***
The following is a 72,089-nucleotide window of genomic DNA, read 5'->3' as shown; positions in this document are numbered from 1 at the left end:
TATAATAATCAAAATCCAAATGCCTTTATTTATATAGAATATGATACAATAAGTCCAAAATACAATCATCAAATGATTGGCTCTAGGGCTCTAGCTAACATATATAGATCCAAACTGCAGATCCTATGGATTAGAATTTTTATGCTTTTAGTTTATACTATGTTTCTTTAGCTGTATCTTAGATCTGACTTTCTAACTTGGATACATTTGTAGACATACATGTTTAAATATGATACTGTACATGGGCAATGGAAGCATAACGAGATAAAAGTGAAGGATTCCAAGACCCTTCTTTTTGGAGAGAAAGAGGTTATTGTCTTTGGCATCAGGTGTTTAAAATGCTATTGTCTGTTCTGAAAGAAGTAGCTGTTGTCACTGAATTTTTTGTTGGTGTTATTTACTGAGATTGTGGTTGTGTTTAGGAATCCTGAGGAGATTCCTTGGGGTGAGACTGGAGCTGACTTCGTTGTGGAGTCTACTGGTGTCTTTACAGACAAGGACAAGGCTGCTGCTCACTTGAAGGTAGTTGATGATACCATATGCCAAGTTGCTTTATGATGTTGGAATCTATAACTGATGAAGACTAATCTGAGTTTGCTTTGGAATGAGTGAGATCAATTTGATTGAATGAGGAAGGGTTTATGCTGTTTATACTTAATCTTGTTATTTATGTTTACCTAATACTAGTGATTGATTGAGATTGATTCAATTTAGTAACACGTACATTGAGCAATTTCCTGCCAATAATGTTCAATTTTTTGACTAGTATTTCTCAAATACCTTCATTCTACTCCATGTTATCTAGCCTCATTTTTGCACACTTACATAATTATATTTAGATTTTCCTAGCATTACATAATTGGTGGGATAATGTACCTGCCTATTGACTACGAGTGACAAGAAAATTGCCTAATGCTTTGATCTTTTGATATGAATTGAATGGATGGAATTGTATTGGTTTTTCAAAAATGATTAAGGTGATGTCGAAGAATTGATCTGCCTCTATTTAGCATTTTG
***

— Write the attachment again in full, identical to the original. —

The following is a 72,089-nucleotide window of genomic DNA, read 5'->3' as shown; positions in this document are numbered from 1 at the left end:
TATAATAATCAAAATCCAAATGCCTTTATTTATATAGAATATGATACAATAAGTCCAAAATACAATCATCAAATGATTGGCTCTAGGGCTCTAGCTAACATATATAGATCCAAACTGCAGATCCTATGGATTAGAATTTTTATGCTTTTAGTTTATACTATGTTTCTTTAGCTGTATCTTAGATCTGACTTTCTAACTTGGATACATTTGTAGACATACATGTTTAAATATGATACTGTACATGGGCAATGGAAGCATAACGAGATAAAAGTGAAGGATTCCAAGACCCTTCTTTTTGGAGAGAAAGAGGTTATTGTCTTTGGCATCAGGTGTTTAAAATGCTATTGTCTGTTCTGAAAGAAGTAGCTGTTGTCACTGAATTTTTTGTTGGTGTTATTTACTGAGATTGTGGTTGTGTTTAGGAATCCTGAGGAGATTCCTTGGGGTGAGACTGGAGCTGACTTCGTTGTGGAGTCTACTGGTGTCTTTACAGACAAGGACAAGGCTGCTGCTCACTTGAAGGTAGTTGATGATACCATATGCCAAGTTGCTTTATGATGTTGGAATCTATAACTGATGAAGACTAATCTGAGTTTGCTTTGGAATGAGTGAGATCAATTTGATTGAATGAGGAAGGGTTTATGCTGTTTATACTTAATCTTGTTATTTATGTTTACCTAATACTAGTGATTGATTGAGATTGATTCAATTTAGTAACACGTACATTGAGCAATTTCCTGCCAATAATGTTCAATTTTTTGACTAGTATTTCTCAAATACCTTCATTCTACTCCATGTTATCTAGCCTCATTTTTGCACACTTACATAATTATATTTAGATTTTCCTAGCATTACATAATTGGTGGGATAATGTACCTGCCTATTGACTACGAGTGACAAGAAAATTGCCTAATGCTTTGATCTTTTGATATGAATTGAATGGATGGAATTGTATTGGTTTTTCAAAAATGATTAAGGTGATGTCGAAGAATTGATCTGCCTCTATTTAGCATTTTG